New York Times condemns US policy encouraging Cuban doctors to defect


The New York Times has condemned the disgraceful US policy that has enabled a record 1,278 Cubans to defect while on overseas assignments in the last fiscal year.

The 1.278 Cuban doctors that defected to the US in the last fiscal year is close to an estimated 1400 doctors in Ebola ravaged Sierra Leone, Liberia, and Guinea combined. 

The Cuban Medical Professional Parole Program was put in place through executive authority in August 2006 by Emilio González, a hard-line Cuban exile, when he was in charge of the United States Citizenship and Immigration Services.

Through the program any Cuban doctor showing up at an American embassy, if accepted, can be on American soil within weeks and on track to becoming a United States citizen.

Back then the Bush administration was trying to cripple the Cuban government by striking at the core of Cuba's primary diplomatic tool and an important source of revenue, while embarrassing Cuba.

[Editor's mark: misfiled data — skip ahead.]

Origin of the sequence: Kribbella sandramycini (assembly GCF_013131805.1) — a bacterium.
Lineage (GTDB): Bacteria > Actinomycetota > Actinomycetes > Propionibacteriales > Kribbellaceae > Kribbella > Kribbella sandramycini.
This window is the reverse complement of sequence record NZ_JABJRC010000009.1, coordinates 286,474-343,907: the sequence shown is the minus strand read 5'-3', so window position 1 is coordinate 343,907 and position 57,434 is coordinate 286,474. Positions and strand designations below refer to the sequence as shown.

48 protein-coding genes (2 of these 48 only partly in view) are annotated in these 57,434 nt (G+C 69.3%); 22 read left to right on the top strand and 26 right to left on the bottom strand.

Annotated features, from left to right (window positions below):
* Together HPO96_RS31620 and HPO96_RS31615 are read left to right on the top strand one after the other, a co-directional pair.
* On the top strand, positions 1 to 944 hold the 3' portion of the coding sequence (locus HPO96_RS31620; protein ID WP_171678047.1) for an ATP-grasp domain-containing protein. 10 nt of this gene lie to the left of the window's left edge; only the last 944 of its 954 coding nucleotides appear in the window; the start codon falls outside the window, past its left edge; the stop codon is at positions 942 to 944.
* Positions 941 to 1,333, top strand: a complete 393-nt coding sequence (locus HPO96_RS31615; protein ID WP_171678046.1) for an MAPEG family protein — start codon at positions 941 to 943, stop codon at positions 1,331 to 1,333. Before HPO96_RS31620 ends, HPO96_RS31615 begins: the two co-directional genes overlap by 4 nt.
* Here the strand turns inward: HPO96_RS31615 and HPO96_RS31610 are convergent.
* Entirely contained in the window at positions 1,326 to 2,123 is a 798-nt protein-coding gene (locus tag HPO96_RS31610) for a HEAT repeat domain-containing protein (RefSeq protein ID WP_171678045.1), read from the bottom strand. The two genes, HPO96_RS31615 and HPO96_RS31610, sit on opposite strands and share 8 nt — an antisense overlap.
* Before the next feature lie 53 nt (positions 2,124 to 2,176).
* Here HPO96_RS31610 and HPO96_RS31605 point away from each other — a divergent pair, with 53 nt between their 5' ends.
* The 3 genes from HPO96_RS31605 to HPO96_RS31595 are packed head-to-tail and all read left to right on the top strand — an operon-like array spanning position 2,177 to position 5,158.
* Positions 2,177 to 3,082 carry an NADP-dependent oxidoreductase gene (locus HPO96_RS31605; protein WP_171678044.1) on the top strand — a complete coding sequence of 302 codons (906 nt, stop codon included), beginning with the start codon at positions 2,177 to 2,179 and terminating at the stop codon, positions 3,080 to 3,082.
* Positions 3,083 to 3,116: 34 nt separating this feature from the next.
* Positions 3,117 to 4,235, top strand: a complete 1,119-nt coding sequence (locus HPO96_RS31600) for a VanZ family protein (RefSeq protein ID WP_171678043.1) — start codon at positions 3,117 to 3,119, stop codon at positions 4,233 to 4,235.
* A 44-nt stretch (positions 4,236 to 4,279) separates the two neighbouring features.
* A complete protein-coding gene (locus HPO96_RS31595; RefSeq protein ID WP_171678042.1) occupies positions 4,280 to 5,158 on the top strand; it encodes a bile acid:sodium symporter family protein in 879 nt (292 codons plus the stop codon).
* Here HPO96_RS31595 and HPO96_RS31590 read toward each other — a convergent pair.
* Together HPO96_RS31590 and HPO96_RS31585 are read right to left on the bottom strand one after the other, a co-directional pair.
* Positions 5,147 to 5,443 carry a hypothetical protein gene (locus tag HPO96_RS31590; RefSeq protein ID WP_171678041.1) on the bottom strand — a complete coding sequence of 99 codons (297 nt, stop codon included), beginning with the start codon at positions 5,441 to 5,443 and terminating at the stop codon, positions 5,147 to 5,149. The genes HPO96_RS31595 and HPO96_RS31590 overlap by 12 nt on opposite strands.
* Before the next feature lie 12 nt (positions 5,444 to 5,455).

The NY Times notes that both, "Secretary of State John Kerry and the American ambassador to the United Nations, Samantha Power, have praised the work of Cuban doctors dispatched to treat Ebola patients in West Africa." and that "The Centers for Disease Control and Prevention recently sent an official to a regional meeting the Cuban government convened in Havana to coordinate efforts to fight the disease."

Nonetheless the United States continues to encourage the defection of Cuban doctors.

Since 2006, under the program, an astounding 5490 Cuban doctors have defected to the United States.

Read more here.